—The middle.

—Ah grand, do you know any Reidys in Chicago, Illinois? I’m joking ya. I’m Deirdre, by the way. I live directly below.

—Matthew, I said.

She sat on the bed and felt my head.

—Well, Matthew, the wildfire has cooled a bit. That’s a good sign. It’s a bit of sustenance you’ll be needing now. Sure, I’ll fetch you a hot toddy. Hold tight.

She closed the door. I looked at the bucket. Wondered whose it was. I couldn’t imagine they’d be wanting it back after what I’d evidently put it through. After a couple delicate dry heaves, I looked about the room. The curtains were drawn but some weak shafts of sunlight heightened the sheen of their snotgreen fabric a bit. It must be afternoon. What day was anyone’s guess. Along the wall opposite the bed, my books had been stacked in a six-foot-high pile. The Ivory Tower. Other than the bed, the room’s only furniture was a small desk and a wooden chair. My lair.

The door opened and a small figure darted in. It wasn’t Deirdre, but a small, skittish young man with a fringe of floppy hair. I sat up as best I could.

—Are you right so, boy? he asked.

I wasn’t totally clear on what he’d said—did all the men in Cork have a serious helium habit?—so, again, I just nodded.

He sat on the edge of the bed and flipped his hair from his face.

—Deirdre’s been here, playing Florence Nightingale, has she?


—With that head on her like a prize cabbage, am I right?


—Ah, you’re a man of few words now that the fever has passed, I see.

Nod. But I was getting a better grip on the accent so I added:

—Was I talking when I was sick?

—Was I talking, he says! Jesus, I’d hate to be whoever Shelley is. Or Professor Byrne for that matter.

—My ex, I said. And my thesis advisor.

—Well, I don’t claim to know much about thesis advisors, he said with another flip, but women are the devil’s handmaidens, am I right, boy?

Here, he punched me on my shoulder, causing me to realize I wasn’t wearing a shirt.

Deirdre returned, wearing floral oven mitts and carrying two hot toddies.

—Here we are now. Oh, I see you’ve met Fergus.

—Deirdre, he said with a hair flip (just assume he’s flipping his hair unless I say otherwise). How nice of you to make me a toddy, too.

—Make your own, you lazy git.

—Here you are, Matthew, she said, reaching around Fergus to hand me mine.

—And whose whiskey did you use? Fergus asked.

—Mine, of course.

—And whose cloves?

—Oh, shut up about your bloody cloves, you selfish thing. Sure, you can share my toddy, she said, shaking off an oven mitt. It landed in the bucket. She, too, sat on the bed, scooting ahead of Fergus to be right at my elbow.

—Cheers, big ears, she said.

Cheers, big face, I thought, as we clinked glasses. I was immediately ashamed. She had a big face and a big heart.

She handed her glass to Liam, who said, Slantje.

We clinked glasses and drank. Eventually, another round of hot toddies was prepared, both of them leaving this time to attend to questions about cloves and lemon slices. When I woke up the room was nearly dark. But they were both still there. Somehow they had wedged themselves on either side of me on the bed, above the covers. A bottle of Jameson’s was propped between my legs. Someone had made a careful gully for it in the blankets.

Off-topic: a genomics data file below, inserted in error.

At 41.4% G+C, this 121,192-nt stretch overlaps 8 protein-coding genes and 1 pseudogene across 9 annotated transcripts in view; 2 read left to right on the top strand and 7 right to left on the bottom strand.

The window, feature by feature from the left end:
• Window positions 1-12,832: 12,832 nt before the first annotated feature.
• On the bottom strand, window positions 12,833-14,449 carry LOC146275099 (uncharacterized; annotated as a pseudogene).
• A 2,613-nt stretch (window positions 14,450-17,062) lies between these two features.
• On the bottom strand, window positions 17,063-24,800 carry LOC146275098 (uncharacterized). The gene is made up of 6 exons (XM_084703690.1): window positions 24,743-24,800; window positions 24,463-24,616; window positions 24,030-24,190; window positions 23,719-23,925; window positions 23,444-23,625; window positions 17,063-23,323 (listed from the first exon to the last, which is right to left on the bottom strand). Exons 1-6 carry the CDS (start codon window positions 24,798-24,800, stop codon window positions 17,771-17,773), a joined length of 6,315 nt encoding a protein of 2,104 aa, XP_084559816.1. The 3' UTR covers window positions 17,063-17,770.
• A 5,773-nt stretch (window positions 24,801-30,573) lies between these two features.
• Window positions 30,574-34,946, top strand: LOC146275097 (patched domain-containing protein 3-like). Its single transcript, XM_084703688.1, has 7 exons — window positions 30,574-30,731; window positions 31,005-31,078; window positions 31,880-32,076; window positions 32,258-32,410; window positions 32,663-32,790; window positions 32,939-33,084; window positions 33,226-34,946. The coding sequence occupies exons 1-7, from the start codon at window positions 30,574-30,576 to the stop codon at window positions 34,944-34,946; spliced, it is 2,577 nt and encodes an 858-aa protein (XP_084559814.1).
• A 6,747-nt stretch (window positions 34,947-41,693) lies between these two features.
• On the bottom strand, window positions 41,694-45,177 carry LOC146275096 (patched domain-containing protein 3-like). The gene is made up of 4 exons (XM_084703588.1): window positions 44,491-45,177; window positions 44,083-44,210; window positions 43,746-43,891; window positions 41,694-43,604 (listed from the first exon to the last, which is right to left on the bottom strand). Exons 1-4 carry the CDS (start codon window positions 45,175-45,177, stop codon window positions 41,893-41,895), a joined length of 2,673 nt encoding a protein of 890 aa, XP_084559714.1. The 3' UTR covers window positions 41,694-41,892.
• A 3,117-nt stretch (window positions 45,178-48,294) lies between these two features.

—Look who’s re-joined the party, Deirdre said.

Fergus snatched the bottle and gave it to me.

—You’re a bit behind, mate. Have a grand ol’ swig for yourself. There’s a good lad.

We passed the bottle back and forth and told each other our sad stories. Deirdre wanted Fergus to marry her; the problem was Fergus was as gay as Christmas.

—Anyway, that Shelley of yours sounds like a right old bitch, Deirdre said.

—Was she having it off with the thesis advisor do you think? Fergus added.

—No, just everyone else in my class.

—O ho! Fergus cried in delight.

—We’ve got him well oiled now.

—Will we have our way with him then?

—Well, he is a bit of a poet.

—Not really, I protested. I just study it.

—Sure, those poets are well known to be broad minded.

—Tis the rhyme scheme. AB-AB. AC-DC.

Then Fergus and I were both kissing Deirdre’s face. There was plenty go around. I lost track of time. Fergus’ hair flipped against my skin in many places.

—Say us a poem! one and then the other demanded.

—I will arise and go now…

—Go on, so!

—The trees are in their autumn beauty…

—So are you, boy!

—I sought a theme…

—Seek it, boy!

When I woke the next morning they were gone. The bucket was gone. There was no sign of last night’s clamor, except that my tower of books had collapsed. My books lay splayed across the floor like shot soldiers. I’d see to them later. Despite all the whiskey, I felt strangely clear-headed. And ravenously hungry. I’d have to go out to find food. There was nothing to sustain me here.

Xavier McCaffrey is a Chicago writer whose work has appeared in journals including Potomac Review and Poetry Ireland Review. He has won the F. Scott Fitzgerald Short Story Prize and the Gemini Flash Fiction Award. “A Bit Sick” is a work of fiction.